Walter starts the book with an account of a visit to a huge toyshop with separate floors for boys and girls, and finding herself in a sea of wall to wall pink, dominated by dolls, princess costumes and all sorts of features designed to encourage girls to model themselves on dolls. This is where the title of the book comes from. After linking the images of dolls to the images of women in various parts of the sex industry in the first half of the book, the second half is focused on the debates about nature or nurture, especially in relation to bringing up children. As a mum, I thought a lot about my own little boys when reading this, but you don’t have to be a parent or want to be to find this interesting – we were all kids once, and there is plenty here that I would argue everyone needs to think about.

This section starts with journalistic observation and anecdote and then moves on to chapters of more theoretical, analytical discussion. I was very shocked at some of the stories of casual assumptions made by children’s parents, educators and others – for example, a scene at a party where a girl in her princess dress and tiara hits a boy for not playing Pass the Parcel properly, and his running away is described as him not being very good at party games – the little girl’s aggressive, competitive attitude is totally ignored, as it doesn’t fit the parents’ theories about their children.

The theoretical sections are packed with bibliographic references – to parenting and self-help books, sociological studies and media reports – and make much more dense reading, but they are worth the effort. Again, I found plenty to be outraged by, as male and female writers and journalists from across the political spectrum conduct some highly suspect research purporting to show that differences between boys and girls are natural, and not the product of research. Depressingly, it seems that 1970s and 1980s attempts to try bringing up children in less gender stereotyped ways have been forgotten, and that most people with a view believe in genetic difference.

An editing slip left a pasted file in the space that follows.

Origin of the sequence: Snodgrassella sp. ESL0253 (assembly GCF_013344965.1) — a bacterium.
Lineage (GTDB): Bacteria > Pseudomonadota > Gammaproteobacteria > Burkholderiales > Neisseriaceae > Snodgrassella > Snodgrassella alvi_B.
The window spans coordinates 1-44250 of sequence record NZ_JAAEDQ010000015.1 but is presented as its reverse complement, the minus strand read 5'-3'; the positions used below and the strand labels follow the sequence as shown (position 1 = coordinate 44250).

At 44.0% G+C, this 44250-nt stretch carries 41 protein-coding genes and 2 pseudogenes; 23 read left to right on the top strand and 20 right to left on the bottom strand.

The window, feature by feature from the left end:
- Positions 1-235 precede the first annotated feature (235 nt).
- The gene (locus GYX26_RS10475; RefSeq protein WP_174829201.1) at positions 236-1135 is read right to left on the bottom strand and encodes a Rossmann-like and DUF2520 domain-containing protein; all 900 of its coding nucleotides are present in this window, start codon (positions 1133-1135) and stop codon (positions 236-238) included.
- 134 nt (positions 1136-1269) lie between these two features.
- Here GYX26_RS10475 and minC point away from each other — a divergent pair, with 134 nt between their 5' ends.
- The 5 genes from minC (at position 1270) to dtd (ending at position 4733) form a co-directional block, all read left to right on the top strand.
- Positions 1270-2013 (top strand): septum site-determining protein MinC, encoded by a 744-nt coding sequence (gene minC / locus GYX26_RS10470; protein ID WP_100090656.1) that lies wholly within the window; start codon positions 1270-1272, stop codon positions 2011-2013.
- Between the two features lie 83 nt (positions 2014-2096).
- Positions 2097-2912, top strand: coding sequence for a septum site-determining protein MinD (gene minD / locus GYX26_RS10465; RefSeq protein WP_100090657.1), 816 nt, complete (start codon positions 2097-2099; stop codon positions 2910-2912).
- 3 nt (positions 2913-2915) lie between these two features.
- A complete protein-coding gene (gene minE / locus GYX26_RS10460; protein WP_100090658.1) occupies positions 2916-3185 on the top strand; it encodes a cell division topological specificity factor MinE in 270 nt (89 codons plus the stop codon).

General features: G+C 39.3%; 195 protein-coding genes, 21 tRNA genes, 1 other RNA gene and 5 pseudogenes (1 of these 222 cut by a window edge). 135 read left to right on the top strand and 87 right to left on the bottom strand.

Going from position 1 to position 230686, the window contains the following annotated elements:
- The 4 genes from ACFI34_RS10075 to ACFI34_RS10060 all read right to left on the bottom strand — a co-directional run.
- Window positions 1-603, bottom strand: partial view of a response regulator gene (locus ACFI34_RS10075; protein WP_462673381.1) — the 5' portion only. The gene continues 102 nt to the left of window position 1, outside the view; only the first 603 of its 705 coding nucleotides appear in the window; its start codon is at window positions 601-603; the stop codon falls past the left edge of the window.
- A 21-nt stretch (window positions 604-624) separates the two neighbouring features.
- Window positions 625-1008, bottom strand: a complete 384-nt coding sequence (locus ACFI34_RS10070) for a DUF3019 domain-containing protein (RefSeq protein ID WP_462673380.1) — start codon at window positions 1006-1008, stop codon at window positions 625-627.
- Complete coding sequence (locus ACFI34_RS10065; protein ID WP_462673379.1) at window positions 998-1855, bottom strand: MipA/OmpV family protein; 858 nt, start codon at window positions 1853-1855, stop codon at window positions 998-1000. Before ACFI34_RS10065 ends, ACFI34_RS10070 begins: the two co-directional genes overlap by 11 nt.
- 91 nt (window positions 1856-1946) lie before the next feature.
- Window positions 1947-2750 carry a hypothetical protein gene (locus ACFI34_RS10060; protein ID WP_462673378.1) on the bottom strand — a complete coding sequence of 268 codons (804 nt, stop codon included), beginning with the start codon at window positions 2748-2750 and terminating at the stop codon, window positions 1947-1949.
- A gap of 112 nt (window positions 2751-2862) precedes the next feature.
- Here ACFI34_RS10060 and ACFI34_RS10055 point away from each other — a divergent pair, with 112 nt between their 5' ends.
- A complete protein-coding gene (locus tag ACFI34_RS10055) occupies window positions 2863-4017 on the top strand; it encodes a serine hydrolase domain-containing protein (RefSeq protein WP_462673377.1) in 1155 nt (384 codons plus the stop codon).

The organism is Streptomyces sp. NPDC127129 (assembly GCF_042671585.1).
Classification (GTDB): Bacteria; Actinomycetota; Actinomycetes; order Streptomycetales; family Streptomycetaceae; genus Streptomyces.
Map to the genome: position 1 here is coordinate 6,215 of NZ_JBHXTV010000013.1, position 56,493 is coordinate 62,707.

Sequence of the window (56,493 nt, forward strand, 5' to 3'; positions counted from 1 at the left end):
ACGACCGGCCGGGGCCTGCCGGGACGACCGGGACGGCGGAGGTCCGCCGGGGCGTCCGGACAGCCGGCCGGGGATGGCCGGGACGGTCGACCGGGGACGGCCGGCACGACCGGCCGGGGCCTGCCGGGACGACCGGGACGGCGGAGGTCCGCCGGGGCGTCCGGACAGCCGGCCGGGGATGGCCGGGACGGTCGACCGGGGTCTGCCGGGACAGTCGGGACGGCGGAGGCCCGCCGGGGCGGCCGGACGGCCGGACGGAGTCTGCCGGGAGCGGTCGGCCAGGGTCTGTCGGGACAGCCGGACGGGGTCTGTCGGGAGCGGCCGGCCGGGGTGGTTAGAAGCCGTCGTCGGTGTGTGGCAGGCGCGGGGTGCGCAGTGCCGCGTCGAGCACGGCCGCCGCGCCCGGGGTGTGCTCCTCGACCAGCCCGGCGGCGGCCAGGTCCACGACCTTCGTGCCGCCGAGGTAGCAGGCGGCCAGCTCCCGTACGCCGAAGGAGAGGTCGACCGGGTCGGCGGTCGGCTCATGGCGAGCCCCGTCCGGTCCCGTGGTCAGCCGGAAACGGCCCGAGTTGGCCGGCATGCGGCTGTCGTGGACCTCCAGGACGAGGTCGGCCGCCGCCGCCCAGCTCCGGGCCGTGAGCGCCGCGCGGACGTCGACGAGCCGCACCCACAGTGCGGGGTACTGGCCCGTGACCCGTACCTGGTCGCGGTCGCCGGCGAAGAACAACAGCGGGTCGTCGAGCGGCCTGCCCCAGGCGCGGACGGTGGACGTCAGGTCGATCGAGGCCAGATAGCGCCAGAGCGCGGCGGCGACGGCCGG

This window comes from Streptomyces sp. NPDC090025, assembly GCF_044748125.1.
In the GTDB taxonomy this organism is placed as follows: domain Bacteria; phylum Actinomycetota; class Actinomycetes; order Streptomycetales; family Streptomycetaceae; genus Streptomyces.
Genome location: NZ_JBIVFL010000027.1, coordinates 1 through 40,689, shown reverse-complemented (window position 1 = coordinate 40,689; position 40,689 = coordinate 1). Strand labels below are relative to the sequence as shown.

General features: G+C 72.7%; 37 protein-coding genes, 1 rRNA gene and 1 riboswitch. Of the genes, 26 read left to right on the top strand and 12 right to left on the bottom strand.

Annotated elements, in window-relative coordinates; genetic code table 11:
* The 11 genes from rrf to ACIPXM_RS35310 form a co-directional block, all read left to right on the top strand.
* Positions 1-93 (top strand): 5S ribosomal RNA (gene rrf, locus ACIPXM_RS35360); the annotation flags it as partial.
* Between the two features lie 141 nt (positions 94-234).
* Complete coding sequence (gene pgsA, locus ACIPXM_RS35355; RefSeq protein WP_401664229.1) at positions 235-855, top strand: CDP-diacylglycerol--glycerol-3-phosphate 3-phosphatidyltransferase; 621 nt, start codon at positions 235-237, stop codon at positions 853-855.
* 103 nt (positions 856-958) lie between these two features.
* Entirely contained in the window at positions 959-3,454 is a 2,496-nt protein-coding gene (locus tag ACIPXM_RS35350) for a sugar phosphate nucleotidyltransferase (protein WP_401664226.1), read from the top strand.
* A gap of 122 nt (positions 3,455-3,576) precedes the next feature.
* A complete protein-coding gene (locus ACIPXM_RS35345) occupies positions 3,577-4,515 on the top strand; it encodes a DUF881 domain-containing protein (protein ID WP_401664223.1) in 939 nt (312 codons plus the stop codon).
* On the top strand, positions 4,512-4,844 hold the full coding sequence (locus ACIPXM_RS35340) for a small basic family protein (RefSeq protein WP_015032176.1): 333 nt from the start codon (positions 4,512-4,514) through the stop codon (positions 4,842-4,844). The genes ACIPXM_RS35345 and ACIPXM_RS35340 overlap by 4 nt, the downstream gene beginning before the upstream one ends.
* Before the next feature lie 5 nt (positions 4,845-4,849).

I was particularly interested in the interview with Marianne Grabrucker, a German lawyer who tried to bring up her daughter in a less sexist way and wrote a book about it, There’s a Good Girl (which I reviewed for my student union newspaper when it was published in the UK in 1988!). Her daughter appreciates her efforts, but a newspaper article had claimed that Grabrucker had failed to prove her theories because there are differences – Grabrucker in fact believes that her choices for her daughter were countered by other family, childcare, school, church etc.